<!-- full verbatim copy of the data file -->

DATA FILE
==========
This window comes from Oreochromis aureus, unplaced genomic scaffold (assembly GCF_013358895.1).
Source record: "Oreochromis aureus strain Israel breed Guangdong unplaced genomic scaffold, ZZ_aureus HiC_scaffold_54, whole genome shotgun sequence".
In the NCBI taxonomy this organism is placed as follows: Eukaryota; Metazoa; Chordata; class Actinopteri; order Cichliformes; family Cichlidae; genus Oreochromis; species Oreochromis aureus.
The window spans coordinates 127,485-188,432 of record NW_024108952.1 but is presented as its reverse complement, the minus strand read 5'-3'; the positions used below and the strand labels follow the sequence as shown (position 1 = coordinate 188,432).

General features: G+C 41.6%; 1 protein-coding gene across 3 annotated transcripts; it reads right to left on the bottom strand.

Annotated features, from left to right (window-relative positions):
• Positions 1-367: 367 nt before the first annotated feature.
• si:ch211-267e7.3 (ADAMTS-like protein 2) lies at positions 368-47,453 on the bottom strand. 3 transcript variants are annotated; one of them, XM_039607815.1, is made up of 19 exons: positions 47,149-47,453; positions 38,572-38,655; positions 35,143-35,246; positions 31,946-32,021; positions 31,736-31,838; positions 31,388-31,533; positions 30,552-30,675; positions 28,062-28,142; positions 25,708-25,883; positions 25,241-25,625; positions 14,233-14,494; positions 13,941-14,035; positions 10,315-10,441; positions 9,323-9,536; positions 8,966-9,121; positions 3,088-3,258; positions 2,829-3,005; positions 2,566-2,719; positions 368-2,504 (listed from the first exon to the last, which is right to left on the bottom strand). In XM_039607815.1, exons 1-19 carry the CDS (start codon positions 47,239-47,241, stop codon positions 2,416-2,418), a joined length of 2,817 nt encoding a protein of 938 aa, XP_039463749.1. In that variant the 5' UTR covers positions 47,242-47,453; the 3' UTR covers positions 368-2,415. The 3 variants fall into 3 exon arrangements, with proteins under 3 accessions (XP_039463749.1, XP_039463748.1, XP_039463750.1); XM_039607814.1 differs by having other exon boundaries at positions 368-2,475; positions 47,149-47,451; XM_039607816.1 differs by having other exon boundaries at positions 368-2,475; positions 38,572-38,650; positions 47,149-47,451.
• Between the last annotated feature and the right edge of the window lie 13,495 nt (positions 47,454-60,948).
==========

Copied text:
This window comes from Oreochromis aureus, unplaced genomic scaffold (assembly GCF_013358895.1).
Source record: "Oreochromis aureus strain Israel breed Guangdong unplaced genomic scaffold, ZZ_aureus HiC_scaffold_54, whole genome shotgun sequence".
In the NCBI taxonomy this organism is placed as follows: Eukaryota; Metazoa; Chordata; class Actinopteri; order Cichliformes; family Cichlidae; genus Oreochromis; species Oreochromis aureus.
The window spans coordinates 127,485-188,432 of record NW_024108952.1 but is presented as its reverse complement, the minus strand read 5'-3'; the positions used below and the strand labels follow the sequence as shown (position 1 = coordinate 188,432).

General features: G+C 41.6%; 1 protein-coding gene across 3 annotated transcripts; it reads right to left on the bottom strand.

Annotated features, from left to right (window-relative positions):
• Positions 1-367: 367 nt before the first annotated feature.
• si:ch211-267e7.3 (ADAMTS-like protein 2) lies at positions 368-47,453 on the bottom strand. 3 transcript variants are annotated; one of them, XM_039607815.1, is made up of 19 exons: positions 47,149-47,453; positions 38,572-38,655; positions 35,143-35,246; positions 31,946-32,021; positions 31,736-31,838; positions 31,388-31,533; positions 30,552-30,675; positions 28,062-28,142; positions 25,708-25,883; positions 25,241-25,625; positions 14,233-14,494; positions 13,941-14,035; positions 10,315-10,441; positions 9,323-9,536; positions 8,966-9,121; positions 3,088-3,258; positions 2,829-3,005; positions 2,566-2,719; positions 368-2,504 (listed from the first exon to the last, which is right to left on the bottom strand). In XM_039607815.1, exons 1-19 carry the CDS (start codon positions 47,239-47,241, stop codon positions 2,416-2,418), a joined length of 2,817 nt encoding a protein of 938 aa, XP_039463749.1. In that variant the 5' UTR covers positions 47,242-47,453; the 3' UTR covers positions 368-2,415. The 3 variants fall into 3 exon arrangements, with proteins under 3 accessions (XP_039463749.1, XP_039463748.1, XP_039463750.1); XM_039607814.1 differs by having other exon boundaries at positions 368-2,475; positions 47,149-47,451; XM_039607816.1 differs by having other exon boundaries at positions 368-2,475; positions 38,572-38,650; positions 47,149-47,451.
• Between the last annotated feature and the right edge of the window lie 13,495 nt (positions 47,454-60,948).